May 19, 2013
As proud families and friends watched, 373 students received their diplomas during the College's 120th Commencement on May 19 on Marston Quad under "String Theory," the artful and sustainable canopy first introduced at the 2009 Commencement.
In his charge to the Class of 2013, Pomona College President David W. Oxtoby reflects upon the future of liberal arts colleges in an era of massively open online courses and talk of efficiency in education. He has "great confidence that our colleges will survive and indeed thrive, ungainly and complex as we are. Cost pressures and new technology will certainly drive change, but the core mission of gathering students and faculty together, not remotely but face to face, to bounce ideas off each another, to learn in discussion based classes and through individual and group research projects, and to be part of a supportive residential community, is as timely as it has ever been. The most urgent need we have is for daring, creative minds, the products of a liberal education, to work to resolve the problems in our society today."
After President Oxtoby's speech, Senior Class President Emily Ujifusa '13 and Senior Class Speaker Katherine Bent '13 gave their speeches.
Honorary degrees were then conferred upon Commencement Speaker Walter Isaacson, Ranney E. Draper '60 and Sharon Camp '65.
Walter Isaacson is president and CEO of the Aspen Institute, a nonpartisan educational and policy studies institute. He is a former chairman and CEO of CNN and former editor of TIME. In 2012, he was selected as one of the Time 100, the magazine’s list of the most influential people in the world. Isaacson is the author of Steve Jobs (2011), Einstein: His Life and Universe (2007), Benjamin Franklin: An American Life (2003) and Kissinger: A Biography (1992), and co-author of The Six Wise Men: Six Friends and the World They Made (1986). He began his career at The Sunday Times of London and then moved to the New Orleans Times-Picayune/States-Item. He joined TIME in 1978 and served as a political correspondent, national editor and editor of new media before becoming editor in 1996. He was named chairman of CNN in 2001, and then president and CEO of the Aspen Institute in 2003. He is the chairman of the board for Teach for America; vice chair of Partners for a New Beginning, a public-private group tasked with forging ties between the United States and the Muslim World; and from 2009-2012, served as chairman of the Broadcasting Board of Governors, which oversees Voice of America, Radio Free Europe and other international broadcasts of the U.S. From 2005-2007, he was vice chair of the Louisiana Recovery Authority. He is a graduate of Harvard University and of Pembroke College of Oxford University, where he was a Rhodes Scholar.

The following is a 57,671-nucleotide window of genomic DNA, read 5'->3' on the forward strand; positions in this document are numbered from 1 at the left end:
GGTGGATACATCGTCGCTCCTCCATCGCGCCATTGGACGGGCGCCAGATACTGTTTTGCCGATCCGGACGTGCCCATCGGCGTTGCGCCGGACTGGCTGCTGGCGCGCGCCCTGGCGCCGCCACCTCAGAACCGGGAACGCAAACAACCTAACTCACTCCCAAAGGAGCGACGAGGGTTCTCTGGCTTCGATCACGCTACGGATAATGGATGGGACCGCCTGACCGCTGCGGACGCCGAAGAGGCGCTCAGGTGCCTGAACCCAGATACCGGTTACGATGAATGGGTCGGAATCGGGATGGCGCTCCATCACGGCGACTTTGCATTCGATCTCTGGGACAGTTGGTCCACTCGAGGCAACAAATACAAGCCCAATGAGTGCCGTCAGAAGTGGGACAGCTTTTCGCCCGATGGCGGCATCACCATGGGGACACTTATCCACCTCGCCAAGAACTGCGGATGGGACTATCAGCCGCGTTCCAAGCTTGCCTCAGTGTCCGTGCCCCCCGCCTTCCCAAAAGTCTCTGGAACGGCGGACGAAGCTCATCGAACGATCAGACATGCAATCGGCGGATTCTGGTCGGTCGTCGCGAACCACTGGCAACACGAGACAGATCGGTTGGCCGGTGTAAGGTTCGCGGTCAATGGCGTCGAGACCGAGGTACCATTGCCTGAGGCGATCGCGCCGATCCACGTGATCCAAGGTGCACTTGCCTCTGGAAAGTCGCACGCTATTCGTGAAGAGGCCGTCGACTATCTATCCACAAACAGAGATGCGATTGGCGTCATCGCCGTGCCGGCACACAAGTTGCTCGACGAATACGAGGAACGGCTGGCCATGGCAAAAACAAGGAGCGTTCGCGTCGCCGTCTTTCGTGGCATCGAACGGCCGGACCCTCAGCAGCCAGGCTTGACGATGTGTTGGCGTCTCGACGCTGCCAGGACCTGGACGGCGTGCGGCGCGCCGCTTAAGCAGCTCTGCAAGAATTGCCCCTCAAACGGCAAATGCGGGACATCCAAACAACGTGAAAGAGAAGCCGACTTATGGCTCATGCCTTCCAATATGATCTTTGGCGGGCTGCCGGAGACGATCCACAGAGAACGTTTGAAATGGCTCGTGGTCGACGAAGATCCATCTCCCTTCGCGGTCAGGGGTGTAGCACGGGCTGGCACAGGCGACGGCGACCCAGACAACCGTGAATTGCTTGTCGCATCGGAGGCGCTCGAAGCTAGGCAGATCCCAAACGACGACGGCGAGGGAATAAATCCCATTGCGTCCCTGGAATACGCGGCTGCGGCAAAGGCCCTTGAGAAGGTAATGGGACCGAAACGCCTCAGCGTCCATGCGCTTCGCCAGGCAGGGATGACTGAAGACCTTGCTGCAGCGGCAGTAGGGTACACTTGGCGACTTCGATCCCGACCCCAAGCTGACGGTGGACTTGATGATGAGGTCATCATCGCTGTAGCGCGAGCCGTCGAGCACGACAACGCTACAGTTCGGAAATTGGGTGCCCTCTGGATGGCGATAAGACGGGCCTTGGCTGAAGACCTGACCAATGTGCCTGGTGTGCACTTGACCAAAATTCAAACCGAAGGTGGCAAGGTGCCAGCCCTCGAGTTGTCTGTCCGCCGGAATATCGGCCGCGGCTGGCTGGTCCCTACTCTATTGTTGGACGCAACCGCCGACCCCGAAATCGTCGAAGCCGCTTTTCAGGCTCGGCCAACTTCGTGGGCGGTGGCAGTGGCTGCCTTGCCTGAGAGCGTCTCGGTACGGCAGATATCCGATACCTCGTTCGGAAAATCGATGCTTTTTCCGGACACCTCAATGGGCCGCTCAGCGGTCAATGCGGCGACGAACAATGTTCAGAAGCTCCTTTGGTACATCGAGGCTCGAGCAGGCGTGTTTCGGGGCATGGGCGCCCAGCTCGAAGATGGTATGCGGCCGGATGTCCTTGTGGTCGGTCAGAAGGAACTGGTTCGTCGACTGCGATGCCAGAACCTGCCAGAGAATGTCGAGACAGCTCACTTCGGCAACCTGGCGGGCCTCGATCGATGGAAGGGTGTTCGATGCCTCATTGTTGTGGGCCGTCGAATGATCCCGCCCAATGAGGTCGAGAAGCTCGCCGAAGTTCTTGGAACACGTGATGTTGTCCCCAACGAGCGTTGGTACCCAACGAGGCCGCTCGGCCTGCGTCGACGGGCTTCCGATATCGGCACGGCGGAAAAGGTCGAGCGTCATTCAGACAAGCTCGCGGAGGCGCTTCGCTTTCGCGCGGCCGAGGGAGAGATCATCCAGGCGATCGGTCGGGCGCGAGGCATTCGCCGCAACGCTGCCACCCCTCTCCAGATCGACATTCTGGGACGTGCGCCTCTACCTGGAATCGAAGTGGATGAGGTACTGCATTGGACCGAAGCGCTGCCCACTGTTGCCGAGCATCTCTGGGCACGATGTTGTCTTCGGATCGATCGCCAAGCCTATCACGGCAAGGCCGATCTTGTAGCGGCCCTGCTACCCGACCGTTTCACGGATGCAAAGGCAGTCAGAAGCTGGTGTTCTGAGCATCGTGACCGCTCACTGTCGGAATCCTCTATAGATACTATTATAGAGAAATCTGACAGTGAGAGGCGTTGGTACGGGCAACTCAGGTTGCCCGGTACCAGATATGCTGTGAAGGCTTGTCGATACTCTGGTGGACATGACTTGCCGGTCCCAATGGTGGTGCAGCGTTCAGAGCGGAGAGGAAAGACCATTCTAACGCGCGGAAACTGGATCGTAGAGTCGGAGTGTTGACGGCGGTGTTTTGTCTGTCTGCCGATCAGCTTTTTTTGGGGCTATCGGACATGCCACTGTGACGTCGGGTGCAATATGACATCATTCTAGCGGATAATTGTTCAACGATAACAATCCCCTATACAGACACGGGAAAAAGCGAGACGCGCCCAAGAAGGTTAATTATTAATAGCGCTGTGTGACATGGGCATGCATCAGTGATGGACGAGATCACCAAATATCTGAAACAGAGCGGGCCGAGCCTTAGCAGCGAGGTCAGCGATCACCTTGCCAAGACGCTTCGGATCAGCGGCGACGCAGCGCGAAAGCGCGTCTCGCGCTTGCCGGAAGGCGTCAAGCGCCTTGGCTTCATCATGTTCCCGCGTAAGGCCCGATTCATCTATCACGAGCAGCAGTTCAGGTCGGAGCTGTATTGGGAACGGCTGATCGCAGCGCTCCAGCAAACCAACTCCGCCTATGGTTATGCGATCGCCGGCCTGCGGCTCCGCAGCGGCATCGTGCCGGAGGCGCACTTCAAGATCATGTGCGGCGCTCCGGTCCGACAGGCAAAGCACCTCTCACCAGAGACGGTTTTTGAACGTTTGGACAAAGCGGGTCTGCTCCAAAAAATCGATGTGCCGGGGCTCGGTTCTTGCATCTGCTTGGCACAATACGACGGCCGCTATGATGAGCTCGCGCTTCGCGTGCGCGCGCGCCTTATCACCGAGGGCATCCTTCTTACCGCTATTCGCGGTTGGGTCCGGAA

Ranney E. Draper ’60
Ranney E. Draper ’60 founded Diversified Shopping Centers, which developed over 75 commercial shopping centers in California and the West, in 1966. After selling the business in 1998 he became involved in philanthropy with a focus on issues related to the educational achievement gap. He and his wife, Priscilla, established the Draper Family Foundation at the Orange County Community Foundation and then launched and funded dozens of programs with the OCCF and United Way to help at-risk students succeed in school and to improve access to college. He is a significant supporter of AVID (Achievement Via Individual Determination) and helped establish a program to assist low-income, high-achieving students access private universities and colleges with high levels of financial aid. A member of the Pomona College Board of Trustees for more than 25 years, Draper’s generosity has benefited Pomona, its students and surrounding communities in profound ways. In 2009, the Draper Center for Community Partnerships was named in honor of Ranney and Priscilla Draper in recognition of their key role in establishing a number of educational outreach programs at Pomona, including the Pomona Collge Academy for Youth Success (PAYS), a comprehensive college-access and academic skills building program, and Pomona Partners. The Drapers’ generosity has also supported a number of other important programs and projects on campus. As a student at Pomona College, Draper majored in history and served as captain of the football team and secretary of the Ghosts Honor Society.
Sharon Camp ’65
Sharon Camp ’65 is the president and CEO of the Guttmacher Institute, the leading policy research organization in sexual and reproductive health and rights. Prior to leading the Guttmacher Institute, she served as the president and CEO of Women’s Capital Corporation, a start-up responsible for the development and commercialization of Plan B emergency contraception and as senior vice president of Population Action International. She was also largely responsible for bringing together the highly successful International Consortium for Emergency Contraception. The author or co-author of more than 70 publications on family planning and related subjects, she has chaired the boards of Family Health International, the National Council for International Health, the International Center for Research on Women, and the Reproductive Health Technologies Project. She has served as an elected director of the National Family Planning and Reproductive Health Association (NFPRHA), AVSC International, Management Sciences for Health and Population Action International, and currently serves as a senior lecturer in the Department of Population and Family Health at Columbia University's Mailman School of Public Health. While a student at Pomona College, Camp worked on the Metate yearbook staff, served as a tour guide, played badminton, participated in Model United Nations, and completed a major in international relations. In addition to her Pomona College degree, Camp holds an M.A. and a Ph.D. from Johns Hopkins University.